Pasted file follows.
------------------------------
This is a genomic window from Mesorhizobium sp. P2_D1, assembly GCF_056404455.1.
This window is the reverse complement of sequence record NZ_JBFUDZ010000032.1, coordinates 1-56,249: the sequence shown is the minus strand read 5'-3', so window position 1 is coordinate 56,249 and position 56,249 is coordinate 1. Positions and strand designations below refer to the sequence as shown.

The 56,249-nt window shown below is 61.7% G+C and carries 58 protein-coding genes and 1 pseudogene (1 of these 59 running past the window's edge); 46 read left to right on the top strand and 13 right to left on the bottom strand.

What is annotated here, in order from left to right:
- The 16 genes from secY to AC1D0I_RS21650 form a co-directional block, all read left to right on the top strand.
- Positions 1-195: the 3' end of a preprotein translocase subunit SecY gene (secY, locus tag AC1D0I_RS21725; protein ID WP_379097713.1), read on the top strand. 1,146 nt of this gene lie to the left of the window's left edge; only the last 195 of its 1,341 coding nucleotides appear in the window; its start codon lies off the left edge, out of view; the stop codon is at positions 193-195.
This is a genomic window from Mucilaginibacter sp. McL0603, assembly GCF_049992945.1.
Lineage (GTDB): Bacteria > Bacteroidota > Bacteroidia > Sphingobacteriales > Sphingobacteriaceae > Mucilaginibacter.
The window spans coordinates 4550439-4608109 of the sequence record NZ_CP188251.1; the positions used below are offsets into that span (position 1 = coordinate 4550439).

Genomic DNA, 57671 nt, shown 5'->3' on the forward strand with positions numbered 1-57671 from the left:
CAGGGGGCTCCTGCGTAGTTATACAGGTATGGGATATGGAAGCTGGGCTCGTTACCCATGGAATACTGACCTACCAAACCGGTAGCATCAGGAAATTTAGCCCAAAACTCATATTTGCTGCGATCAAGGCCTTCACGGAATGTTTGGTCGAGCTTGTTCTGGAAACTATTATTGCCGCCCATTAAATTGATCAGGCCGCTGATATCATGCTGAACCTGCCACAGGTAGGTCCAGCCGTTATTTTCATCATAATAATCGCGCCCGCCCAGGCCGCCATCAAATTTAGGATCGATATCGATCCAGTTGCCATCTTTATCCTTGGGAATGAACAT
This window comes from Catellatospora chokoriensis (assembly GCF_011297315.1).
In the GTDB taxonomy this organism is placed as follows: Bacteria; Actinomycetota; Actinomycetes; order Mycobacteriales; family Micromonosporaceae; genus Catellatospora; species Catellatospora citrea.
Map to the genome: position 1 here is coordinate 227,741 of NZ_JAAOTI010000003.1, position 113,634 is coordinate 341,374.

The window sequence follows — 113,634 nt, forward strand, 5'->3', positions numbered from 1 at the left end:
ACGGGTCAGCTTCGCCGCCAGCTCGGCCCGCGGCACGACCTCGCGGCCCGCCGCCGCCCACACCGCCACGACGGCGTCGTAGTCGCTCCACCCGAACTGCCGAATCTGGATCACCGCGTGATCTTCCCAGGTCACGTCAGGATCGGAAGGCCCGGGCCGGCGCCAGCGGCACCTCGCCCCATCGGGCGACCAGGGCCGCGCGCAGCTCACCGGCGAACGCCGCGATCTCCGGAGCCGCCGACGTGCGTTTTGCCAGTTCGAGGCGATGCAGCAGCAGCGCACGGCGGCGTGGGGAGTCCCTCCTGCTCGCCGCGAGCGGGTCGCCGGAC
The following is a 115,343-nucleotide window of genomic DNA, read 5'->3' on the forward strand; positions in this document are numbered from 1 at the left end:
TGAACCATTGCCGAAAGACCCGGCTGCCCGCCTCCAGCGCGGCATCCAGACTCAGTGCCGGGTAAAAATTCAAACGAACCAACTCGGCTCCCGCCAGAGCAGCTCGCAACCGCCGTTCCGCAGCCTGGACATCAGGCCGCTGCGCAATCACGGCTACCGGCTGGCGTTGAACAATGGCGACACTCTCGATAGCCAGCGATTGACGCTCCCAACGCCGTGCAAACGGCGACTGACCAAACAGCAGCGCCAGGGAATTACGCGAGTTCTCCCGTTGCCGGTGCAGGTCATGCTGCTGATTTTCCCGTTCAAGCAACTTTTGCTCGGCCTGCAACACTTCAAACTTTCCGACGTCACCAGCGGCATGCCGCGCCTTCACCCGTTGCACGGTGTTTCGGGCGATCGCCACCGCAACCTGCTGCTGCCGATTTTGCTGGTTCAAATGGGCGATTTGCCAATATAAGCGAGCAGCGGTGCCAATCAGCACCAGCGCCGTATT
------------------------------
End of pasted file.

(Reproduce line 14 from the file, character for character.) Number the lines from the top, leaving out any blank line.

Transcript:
Map to the genome: position 1 here is coordinate 227,741 of NZ_JAAOTI010000003.1, position 113,634 is coordinate 341,374.